Much has been written about this wave of publications and whilst there are the obvious stories that might account for this interest in motherhood – the rise of autofiction, the unravelling of welfare, the mounting effects of austerity, a sense of pending political and environmental doom – the question we should perhaps be asking is why it took this long to make motherhood a subject worth telling – and the handful of motherhoods that we have been willing to recognise historically. In A Life’s Work, Rachel Cusk describes motherhood as a disability, and it is no surprise that the New York Times reviews it, in turn, as ‘career suicide’, which is, of course, not incidentally a phrase that is often applied to women who become pregnant in the workplace. To wield motherhood, as Cusk does, unsentimentally, is to expose the cruelties in language, in the state, in policies that do harm to mothers and to their children (to which we can only respond by imagining Cusk as cruel). The pregnant body is so central to social reproduction – to all forms of labour – and yet so removed from the world of work, its scheduling and its optics, that when Emily Greenhouse, a newly-appointed editor at the New York Review of Books was photographed displaying her bump in a photograph announcing her as co-editor a few weeks ago, I was surprised by a feeling of rare, brief optimism amidst a landscape of otherwise unremitting horror.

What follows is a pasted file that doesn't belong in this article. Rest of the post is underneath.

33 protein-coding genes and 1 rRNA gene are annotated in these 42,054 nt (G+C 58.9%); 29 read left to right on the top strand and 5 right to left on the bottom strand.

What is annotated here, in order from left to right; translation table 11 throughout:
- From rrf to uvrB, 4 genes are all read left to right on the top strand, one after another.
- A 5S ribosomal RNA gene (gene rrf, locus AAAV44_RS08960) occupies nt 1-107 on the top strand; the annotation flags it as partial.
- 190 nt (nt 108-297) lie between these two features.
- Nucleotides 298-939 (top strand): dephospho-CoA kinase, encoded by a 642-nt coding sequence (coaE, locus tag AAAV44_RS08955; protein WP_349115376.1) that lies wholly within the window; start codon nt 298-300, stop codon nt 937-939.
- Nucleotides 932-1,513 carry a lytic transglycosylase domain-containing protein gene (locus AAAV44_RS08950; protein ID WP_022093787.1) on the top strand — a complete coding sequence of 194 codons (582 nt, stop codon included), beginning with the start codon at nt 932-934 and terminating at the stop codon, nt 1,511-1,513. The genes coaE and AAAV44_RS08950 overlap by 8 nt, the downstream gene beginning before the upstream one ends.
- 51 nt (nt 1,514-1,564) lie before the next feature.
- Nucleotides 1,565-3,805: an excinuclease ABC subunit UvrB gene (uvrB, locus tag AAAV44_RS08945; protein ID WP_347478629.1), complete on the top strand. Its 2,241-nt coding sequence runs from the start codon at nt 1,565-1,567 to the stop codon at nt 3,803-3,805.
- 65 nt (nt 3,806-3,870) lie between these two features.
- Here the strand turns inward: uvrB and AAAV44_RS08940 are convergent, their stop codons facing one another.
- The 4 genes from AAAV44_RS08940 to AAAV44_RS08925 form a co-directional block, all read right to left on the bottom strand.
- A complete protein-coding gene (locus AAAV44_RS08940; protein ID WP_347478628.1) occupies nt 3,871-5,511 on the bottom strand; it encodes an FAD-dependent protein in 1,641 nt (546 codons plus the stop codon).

To write about motherhood is to watch genres quietly break apart that have sustained themselves on ruthlessly casting out the maternal. Jacqueline’s Rose’s Mothers is guided by two central questions which she articulates with urgency and regal erudition: what is it about mothers that provokes such hatred, hostility and exploitation? And why, despite our knowledge of the impossible demands placed on their shoulders, do we still hold mothers to impossible standards? Rose approaches this question from a psychoanalytic perspective so that the fervour of reading contemporary representations of motherhood in the media and the subtlety of her reading of Medea and Elena Ferrante’s tetralogy shows us how mothers bring to the surface all that we do not wish to know about our own psychic life – how mothers are the invisible thread holding it all together. Mothers takes up this argument and it is an important one insofar as it provides us with a vital language for how mothers assume the burden of other people’s desires – and their violences – and how they shelter us from our own dependency. The book’s movement between Sun newspaper headline, Greek myth and Neapolitan novel makes for a convoluted premise, though one that has Rose’s signature seductive suggestiveness. It is strongest in its situation of the relationship between the politics of motherhood and the pandemic state of maternal depression, though it touches upon this subject only briefly. Mothers often feels too gestural, temporally and spatially jumpy (Rose is talking about depression in post-apartheid South Africa, in particular, rather than relating it to social reproduction in general) and thus evades the question of how motherhood has become central to politics and cultural production alike.